The Seeing Machines Laboratory (SeeMaLab)

At our research section "Images Analysis and Computer Graphics", DTU Compute, we have state of the art facilities for conducting vision experiments. Some of our equipment was designed and constructed in-house, but we also own a good selection of commercial equipment. Our "Seeing Machines Laboratory" is located in building 321/232 at DTU Lyngby. If you are interested in student projects, collaboration, or consultancy regarding vision measurements, please contact us! See below for a selection of the equipment available.

3D Scanner

The SeeMaLab 3D scanner is a high performance structured light scanner, and serves as a platform for research and education. A calibrated micro-rotation stage enables us to capture scenes from multiple angles. Custom software makes it simple to scan scenes.


Calibrated Photography

Our calibrated photography setup enables us to capture the radiometry of scenes in a controlled environment with known light sources, reflecting surfaces and a colour-calibrated camera. We are also able to characterise light sources by means of a spectrometer which operates in the visible range of 3050-700nm.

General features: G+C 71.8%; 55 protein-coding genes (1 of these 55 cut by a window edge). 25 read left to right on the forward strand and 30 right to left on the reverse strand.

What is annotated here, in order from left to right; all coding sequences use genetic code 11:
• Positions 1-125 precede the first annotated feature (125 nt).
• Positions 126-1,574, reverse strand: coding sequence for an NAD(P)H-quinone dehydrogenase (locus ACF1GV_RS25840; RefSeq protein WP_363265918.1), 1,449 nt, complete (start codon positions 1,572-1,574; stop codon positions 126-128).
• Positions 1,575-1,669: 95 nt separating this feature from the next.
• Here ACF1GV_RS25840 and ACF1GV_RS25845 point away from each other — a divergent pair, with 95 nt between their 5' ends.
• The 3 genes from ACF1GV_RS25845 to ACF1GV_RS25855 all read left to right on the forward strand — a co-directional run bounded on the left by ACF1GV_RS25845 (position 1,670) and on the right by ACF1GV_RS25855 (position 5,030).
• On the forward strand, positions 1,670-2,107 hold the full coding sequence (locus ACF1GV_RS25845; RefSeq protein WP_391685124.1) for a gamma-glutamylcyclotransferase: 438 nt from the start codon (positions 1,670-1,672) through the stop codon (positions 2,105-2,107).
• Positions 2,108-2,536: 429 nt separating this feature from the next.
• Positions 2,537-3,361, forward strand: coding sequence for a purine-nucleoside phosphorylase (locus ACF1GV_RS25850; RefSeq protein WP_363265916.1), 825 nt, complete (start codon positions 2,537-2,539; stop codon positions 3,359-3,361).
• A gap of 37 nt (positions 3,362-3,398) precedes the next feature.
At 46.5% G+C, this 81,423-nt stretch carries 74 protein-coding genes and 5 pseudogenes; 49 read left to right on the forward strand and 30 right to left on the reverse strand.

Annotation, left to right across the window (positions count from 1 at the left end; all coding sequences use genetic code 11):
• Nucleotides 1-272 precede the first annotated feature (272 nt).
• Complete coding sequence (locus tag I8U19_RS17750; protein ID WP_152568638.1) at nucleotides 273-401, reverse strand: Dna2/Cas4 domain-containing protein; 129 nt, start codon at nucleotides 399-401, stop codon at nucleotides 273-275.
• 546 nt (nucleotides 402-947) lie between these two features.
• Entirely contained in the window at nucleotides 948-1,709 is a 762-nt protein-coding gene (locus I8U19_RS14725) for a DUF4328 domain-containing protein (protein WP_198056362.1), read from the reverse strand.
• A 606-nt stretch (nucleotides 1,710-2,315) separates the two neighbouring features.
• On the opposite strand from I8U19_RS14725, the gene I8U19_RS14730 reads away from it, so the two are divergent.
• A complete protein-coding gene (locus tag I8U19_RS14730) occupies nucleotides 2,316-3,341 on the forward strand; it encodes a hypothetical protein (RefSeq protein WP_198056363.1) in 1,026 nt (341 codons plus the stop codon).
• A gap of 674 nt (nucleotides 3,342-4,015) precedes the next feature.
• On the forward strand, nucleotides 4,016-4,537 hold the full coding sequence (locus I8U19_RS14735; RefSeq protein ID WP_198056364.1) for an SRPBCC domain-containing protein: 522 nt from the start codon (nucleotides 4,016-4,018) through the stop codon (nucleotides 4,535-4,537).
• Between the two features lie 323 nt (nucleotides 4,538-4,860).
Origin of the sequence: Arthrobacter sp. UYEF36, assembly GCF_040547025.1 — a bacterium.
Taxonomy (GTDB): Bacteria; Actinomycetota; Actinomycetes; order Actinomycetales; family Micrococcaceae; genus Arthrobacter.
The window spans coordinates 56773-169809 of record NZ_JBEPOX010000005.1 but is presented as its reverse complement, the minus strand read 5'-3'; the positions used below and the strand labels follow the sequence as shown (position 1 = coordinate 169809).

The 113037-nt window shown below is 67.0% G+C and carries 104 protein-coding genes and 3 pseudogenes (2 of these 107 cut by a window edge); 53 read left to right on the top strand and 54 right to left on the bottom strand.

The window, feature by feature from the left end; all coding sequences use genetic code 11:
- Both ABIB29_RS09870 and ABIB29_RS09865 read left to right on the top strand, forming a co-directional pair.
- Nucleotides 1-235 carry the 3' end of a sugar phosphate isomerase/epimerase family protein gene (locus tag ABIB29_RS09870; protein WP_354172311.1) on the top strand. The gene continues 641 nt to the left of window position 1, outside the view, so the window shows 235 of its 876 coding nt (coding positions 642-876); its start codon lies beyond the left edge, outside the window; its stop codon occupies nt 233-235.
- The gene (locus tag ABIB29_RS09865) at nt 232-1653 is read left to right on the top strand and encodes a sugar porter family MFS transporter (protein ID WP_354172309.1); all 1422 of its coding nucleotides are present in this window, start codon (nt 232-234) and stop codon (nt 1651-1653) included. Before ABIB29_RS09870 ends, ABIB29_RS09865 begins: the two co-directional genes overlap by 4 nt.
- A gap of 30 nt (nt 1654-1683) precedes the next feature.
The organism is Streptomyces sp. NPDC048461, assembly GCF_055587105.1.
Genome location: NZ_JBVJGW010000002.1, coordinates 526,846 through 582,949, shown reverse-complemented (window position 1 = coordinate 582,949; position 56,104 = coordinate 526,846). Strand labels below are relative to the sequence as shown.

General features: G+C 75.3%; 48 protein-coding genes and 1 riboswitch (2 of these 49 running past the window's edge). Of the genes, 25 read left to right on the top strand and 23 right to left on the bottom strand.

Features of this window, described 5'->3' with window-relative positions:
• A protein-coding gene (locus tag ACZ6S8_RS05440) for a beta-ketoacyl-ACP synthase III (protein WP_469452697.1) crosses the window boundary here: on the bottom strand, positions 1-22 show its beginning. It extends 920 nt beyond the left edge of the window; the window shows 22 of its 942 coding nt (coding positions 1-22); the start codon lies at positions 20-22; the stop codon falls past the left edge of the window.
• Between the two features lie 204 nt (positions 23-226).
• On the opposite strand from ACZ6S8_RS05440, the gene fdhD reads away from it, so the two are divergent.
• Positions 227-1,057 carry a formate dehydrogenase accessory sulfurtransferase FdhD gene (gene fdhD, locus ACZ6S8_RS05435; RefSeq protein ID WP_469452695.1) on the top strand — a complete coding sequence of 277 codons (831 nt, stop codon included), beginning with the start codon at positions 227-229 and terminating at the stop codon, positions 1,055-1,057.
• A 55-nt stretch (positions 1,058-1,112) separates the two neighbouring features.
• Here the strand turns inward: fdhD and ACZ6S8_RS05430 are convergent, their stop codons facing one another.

ABB Robot

Our vision robot is a large capacity industrial robot equipped with a structured light camera setup. It is contained in a light-proof enclosure, which enables us to perform repeatable measurement for e.g. structure from motion experiments with structured light ground truth.


Videometer Lab

Videometer is an multi-spectral measurement system which takes digital images under a number of illumination wavelengths, ranging from ultra-violet to near infrared. These multispectral images often contain much more information about material composition, or provide contrast that is not present in RGB images.

Face Scanner

Our commercial face scanner consists of three pairs of digital SLR cameras and works on the principle of passive stereo. It is being used for morphometry studies on human faces.


The refractometer is used to determine the refractive index of liquids. This aids in the development of physically based rendering techniques.


Andreas Bærentzen
Technical University of Denmark
Jeppe Revall Frisvad
[Associate Professor]
Technical University of Denmark